Likewise, the traditional “normal” FEV1 range of plus-or-minus 20 percent was created based on measures of average males of average height. “It worked well, except the further away you get from the average height and age, the more it fails,” he said. “That arbitrary categorization scheme should not be used except when you are comfortable that patients fall well within or well outside it.”
Under some schemes, patients with FEV1/FVC ratios < 70 percent of predicted fall outside the normal range and are considered to have airway obstruction. But NHANES data demonstrate the older a patient gets, the more false positives you get if you hold to this arbitrary, fixed ratio. And it yields false negatives in younger people for the same reason.
As if all this didn’t serve to confirm that PFTs require the wisdom of Solomon to interpret, Crapo offered some cautionary words about interpretative schemes.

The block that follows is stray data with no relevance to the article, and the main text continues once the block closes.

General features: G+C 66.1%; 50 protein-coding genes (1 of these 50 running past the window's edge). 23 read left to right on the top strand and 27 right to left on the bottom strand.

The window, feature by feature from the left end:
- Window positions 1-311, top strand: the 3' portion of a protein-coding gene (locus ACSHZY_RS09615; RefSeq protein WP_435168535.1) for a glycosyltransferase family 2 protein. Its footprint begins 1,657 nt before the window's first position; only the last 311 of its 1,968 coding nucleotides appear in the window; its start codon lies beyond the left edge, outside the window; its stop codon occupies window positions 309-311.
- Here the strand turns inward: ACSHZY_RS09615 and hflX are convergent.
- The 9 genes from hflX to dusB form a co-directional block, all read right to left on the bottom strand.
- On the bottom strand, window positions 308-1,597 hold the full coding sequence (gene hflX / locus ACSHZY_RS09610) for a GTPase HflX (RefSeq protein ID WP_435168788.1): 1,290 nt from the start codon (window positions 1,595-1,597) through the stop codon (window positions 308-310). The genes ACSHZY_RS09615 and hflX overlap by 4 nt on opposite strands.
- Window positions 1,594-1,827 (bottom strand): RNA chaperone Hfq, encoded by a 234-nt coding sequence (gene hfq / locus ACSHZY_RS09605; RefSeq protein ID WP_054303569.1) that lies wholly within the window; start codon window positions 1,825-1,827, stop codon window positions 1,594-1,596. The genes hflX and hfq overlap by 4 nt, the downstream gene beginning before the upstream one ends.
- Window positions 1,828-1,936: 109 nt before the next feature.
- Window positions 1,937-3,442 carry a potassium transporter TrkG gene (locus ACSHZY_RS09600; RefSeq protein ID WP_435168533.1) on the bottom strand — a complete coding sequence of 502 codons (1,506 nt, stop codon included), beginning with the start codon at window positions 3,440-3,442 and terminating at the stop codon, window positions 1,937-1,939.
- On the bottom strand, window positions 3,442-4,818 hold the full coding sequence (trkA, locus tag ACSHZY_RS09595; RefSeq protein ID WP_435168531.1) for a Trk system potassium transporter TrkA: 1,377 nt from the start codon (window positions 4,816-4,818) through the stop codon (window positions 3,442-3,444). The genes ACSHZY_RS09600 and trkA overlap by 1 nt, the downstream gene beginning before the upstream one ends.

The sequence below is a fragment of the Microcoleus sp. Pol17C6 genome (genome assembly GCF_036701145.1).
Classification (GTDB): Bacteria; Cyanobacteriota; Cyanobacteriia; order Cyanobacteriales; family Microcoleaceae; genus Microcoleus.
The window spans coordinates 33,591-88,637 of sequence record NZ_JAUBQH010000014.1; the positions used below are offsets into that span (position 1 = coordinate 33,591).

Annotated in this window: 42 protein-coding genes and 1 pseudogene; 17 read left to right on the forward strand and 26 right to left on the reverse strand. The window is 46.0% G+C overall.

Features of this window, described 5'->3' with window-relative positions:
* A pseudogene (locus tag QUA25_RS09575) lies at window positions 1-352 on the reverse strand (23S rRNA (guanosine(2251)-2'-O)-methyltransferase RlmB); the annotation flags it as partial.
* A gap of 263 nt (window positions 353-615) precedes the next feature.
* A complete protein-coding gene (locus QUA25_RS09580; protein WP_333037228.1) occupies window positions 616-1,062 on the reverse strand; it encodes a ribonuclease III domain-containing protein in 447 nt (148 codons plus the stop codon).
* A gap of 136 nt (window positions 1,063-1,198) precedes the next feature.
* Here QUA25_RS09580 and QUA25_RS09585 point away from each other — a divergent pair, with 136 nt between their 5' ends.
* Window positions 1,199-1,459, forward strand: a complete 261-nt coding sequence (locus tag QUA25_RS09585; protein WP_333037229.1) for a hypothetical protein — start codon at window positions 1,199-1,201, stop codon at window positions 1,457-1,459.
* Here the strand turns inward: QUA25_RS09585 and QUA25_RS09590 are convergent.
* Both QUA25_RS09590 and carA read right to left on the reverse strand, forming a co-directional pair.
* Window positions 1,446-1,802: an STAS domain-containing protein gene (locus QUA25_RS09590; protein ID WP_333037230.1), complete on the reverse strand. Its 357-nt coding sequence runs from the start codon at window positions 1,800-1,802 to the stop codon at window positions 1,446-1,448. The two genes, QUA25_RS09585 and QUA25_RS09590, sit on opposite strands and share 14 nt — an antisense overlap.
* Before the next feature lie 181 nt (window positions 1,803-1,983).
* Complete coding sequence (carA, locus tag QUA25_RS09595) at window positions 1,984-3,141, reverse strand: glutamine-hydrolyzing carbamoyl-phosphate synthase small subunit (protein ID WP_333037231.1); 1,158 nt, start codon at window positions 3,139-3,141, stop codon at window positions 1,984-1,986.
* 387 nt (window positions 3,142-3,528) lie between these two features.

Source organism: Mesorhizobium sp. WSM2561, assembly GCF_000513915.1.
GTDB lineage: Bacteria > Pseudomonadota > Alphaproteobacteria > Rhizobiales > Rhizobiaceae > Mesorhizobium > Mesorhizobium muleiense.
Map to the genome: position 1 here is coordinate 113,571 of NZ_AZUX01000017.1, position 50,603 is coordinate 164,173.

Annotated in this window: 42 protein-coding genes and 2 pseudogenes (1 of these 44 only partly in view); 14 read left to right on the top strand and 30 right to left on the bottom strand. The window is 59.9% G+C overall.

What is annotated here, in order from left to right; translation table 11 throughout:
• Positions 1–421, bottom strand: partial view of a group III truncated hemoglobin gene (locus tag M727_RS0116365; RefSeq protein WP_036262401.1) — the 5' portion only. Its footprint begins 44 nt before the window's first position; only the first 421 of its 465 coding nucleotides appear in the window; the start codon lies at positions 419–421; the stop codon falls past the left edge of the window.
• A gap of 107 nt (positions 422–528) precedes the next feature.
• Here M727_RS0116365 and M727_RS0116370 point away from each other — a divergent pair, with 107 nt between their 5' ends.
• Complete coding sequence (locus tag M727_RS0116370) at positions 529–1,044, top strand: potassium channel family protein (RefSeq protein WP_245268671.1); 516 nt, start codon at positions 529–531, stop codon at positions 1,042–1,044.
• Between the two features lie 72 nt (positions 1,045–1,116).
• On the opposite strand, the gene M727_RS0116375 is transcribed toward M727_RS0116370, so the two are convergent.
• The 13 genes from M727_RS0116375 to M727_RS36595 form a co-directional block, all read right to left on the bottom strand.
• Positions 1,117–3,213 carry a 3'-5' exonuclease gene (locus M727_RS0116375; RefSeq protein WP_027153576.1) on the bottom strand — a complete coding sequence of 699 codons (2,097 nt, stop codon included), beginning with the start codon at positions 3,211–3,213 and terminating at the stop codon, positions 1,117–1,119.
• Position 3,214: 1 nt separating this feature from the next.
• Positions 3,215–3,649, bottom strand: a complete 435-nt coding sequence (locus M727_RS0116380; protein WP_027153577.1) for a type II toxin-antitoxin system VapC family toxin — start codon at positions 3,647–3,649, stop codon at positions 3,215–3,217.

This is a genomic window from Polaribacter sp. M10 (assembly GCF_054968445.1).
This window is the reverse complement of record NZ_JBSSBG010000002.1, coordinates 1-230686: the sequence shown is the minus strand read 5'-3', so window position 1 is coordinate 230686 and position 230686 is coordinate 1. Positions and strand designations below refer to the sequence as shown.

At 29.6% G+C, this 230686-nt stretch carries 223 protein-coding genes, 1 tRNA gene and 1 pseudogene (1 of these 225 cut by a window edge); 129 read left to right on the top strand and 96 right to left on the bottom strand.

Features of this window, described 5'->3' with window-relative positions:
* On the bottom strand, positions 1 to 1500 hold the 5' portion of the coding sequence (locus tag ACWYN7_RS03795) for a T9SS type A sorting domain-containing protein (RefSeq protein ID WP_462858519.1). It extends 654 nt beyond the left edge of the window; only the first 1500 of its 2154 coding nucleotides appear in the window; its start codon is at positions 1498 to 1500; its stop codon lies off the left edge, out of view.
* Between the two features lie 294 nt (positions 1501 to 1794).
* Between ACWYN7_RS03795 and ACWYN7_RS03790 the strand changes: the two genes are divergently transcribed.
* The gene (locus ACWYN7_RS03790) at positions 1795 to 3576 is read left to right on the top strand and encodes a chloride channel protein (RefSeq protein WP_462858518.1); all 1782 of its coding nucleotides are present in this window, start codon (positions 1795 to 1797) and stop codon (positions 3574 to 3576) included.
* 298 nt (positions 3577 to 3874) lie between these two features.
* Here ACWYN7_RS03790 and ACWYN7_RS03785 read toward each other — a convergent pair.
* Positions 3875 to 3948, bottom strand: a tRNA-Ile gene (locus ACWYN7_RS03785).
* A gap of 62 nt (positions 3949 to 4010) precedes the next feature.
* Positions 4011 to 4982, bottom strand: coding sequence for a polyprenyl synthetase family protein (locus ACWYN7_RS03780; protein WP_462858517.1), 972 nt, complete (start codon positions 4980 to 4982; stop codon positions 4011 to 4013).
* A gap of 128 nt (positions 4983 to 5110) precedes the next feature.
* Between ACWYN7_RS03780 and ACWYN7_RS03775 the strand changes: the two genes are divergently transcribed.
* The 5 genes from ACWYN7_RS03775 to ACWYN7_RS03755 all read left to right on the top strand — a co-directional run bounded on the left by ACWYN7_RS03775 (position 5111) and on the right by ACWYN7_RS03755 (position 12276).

The prevailing scheme for diagnosing small airways disease is this: a normal FEV1/FVC ratio plus a low FEF 25 percent to 75 percent equals small airways disease.
Some background: researchers looking for the early markers of lung disease in COPD latched on to FEF 25 percent to 75 percent, a tool that focuses on the middle 50 percent of a forced expiration. They found it could distinguish differences between the small airways of healthy non-smokers and asymptomatic smokers, Crapo explained. This difference was reinforced by other pathological data emerging at the time and by the correct belief that smoking causes small airways disease.